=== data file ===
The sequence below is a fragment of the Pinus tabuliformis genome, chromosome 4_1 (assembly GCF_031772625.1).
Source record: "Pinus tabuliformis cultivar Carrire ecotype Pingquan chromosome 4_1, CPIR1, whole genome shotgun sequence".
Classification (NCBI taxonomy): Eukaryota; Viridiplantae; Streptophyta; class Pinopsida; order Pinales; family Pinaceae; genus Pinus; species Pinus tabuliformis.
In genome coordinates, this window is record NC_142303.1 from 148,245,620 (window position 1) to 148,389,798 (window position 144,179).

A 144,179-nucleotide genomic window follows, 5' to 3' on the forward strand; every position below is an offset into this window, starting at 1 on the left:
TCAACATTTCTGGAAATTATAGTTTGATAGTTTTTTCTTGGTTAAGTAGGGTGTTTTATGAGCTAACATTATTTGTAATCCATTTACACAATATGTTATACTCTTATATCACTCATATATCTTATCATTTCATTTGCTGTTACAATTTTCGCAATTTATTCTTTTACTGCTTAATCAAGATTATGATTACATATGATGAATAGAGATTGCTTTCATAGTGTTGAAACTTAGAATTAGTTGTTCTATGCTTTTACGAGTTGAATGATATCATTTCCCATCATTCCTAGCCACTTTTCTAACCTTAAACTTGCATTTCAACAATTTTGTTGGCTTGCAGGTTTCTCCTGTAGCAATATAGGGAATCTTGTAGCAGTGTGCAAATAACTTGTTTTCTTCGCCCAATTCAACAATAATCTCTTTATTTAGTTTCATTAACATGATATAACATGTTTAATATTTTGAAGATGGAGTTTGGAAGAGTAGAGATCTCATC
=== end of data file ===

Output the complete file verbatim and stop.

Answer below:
The sequence below is a fragment of the Pinus tabuliformis genome, chromosome 4_1 (assembly GCF_031772625.1).
Source record: "Pinus tabuliformis cultivar Carrire ecotype Pingquan chromosome 4_1, CPIR1, whole genome shotgun sequence".
Classification (NCBI taxonomy): Eukaryota; Viridiplantae; Streptophyta; class Pinopsida; order Pinales; family Pinaceae; genus Pinus; species Pinus tabuliformis.
In genome coordinates, this window is record NC_142303.1 from 148,245,620 (window position 1) to 148,389,798 (window position 144,179).

A 144,179-nucleotide genomic window follows, 5' to 3' on the forward strand; every position below is an offset into this window, starting at 1 on the left:
TCAACATTTCTGGAAATTATAGTTTGATAGTTTTTTCTTGGTTAAGTAGGGTGTTTTATGAGCTAACATTATTTGTAATCCATTTACACAATATGTTATACTCTTATATCACTCATATATCTTATCATTTCATTTGCTGTTACAATTTTCGCAATTTATTCTTTTACTGCTTAATCAAGATTATGATTACATATGATGAATAGAGATTGCTTTCATAGTGTTGAAACTTAGAATTAGTTGTTCTATGCTTTTACGAGTTGAATGATATCATTTCCCATCATTCCTAGCCACTTTTCTAACCTTAAACTTGCATTTCAACAATTTTGTTGGCTTGCAGGTTTCTCCTGTAGCAATATAGGGAATCTTGTAGCAGTGTGCAAATAACTTGTTTTCTTCGCCCAATTCAACAATAATCTCTTTATTTAGTTTCATTAACATGATATAACATGTTTAATATTTTGAAGATGGAGTTTGGAAGAGTAGAGATCTCATC